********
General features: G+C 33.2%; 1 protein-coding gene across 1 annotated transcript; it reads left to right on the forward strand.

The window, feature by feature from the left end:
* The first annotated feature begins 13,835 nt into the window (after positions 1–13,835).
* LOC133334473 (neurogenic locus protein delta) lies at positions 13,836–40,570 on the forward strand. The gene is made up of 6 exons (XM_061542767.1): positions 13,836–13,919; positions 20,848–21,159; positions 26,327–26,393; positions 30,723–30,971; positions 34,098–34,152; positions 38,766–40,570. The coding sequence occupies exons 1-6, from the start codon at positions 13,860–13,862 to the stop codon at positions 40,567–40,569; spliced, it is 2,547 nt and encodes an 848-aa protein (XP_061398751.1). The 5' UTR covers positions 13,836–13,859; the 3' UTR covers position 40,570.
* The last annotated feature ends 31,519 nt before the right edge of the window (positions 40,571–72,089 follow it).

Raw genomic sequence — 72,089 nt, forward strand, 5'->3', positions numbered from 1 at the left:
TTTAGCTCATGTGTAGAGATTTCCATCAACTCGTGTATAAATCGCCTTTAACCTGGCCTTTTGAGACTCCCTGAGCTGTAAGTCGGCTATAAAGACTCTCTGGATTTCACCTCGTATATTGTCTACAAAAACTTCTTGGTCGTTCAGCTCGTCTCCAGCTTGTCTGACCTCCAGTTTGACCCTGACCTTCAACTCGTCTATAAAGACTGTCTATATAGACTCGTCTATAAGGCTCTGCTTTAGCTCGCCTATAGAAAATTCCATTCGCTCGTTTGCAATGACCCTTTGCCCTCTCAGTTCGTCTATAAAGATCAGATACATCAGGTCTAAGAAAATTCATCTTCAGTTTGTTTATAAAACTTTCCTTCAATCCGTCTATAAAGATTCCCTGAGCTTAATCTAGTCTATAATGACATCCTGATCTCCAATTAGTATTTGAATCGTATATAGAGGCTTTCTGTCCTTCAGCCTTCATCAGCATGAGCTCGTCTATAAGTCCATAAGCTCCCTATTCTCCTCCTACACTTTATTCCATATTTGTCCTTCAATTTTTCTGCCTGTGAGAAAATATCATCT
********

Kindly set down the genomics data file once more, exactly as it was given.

General features: G+C 33.2%; 1 protein-coding gene across 1 annotated transcript; it reads left to right on the forward strand.

The window, feature by feature from the left end:
* The first annotated feature begins 13,835 nt into the window (after positions 1–13,835).
* LOC133334473 (neurogenic locus protein delta) lies at positions 13,836–40,570 on the forward strand. The gene is made up of 6 exons (XM_061542767.1): positions 13,836–13,919; positions 20,848–21,159; positions 26,327–26,393; positions 30,723–30,971; positions 34,098–34,152; positions 38,766–40,570. The coding sequence occupies exons 1-6, from the start codon at positions 13,860–13,862 to the stop codon at positions 40,567–40,569; spliced, it is 2,547 nt and encodes an 848-aa protein (XP_061398751.1). The 5' UTR covers positions 13,836–13,859; the 3' UTR covers position 40,570.
* The last annotated feature ends 31,519 nt before the right edge of the window (positions 40,571–72,089 follow it).

Raw genomic sequence — 72,089 nt, forward strand, 5'->3', positions numbered from 1 at the left:
TTTAGCTCATGTGTAGAGATTTCCATCAACTCGTGTATAAATCGCCTTTAACCTGGCCTTTTGAGACTCCCTGAGCTGTAAGTCGGCTATAAAGACTCTCTGGATTTCACCTCGTATATTGTCTACAAAAACTTCTTGGTCGTTCAGCTCGTCTCCAGCTTGTCTGACCTCCAGTTTGACCCTGACCTTCAACTCGTCTATAAAGACTGTCTATATAGACTCGTCTATAAGGCTCTGCTTTAGCTCGCCTATAGAAAATTCCATTCGCTCGTTTGCAATGACCCTTTGCCCTCTCAGTTCGTCTATAAAGATCAGATACATCAGGTCTAAGAAAATTCATCTTCAGTTTGTTTATAAAACTTTCCTTCAATCCGTCTATAAAGATTCCCTGAGCTTAATCTAGTCTATAATGACATCCTGATCTCCAATTAGTATTTGAATCGTATATAGAGGCTTTCTGTCCTTCAGCCTTCATCAGCATGAGCTCGTCTATAAGTCCATAAGCTCCCTATTCTCCTCCTACACTTTATTCCATATTTGTCCTTCAATTTTTCTGCCTGTGAGAAAATATCATCT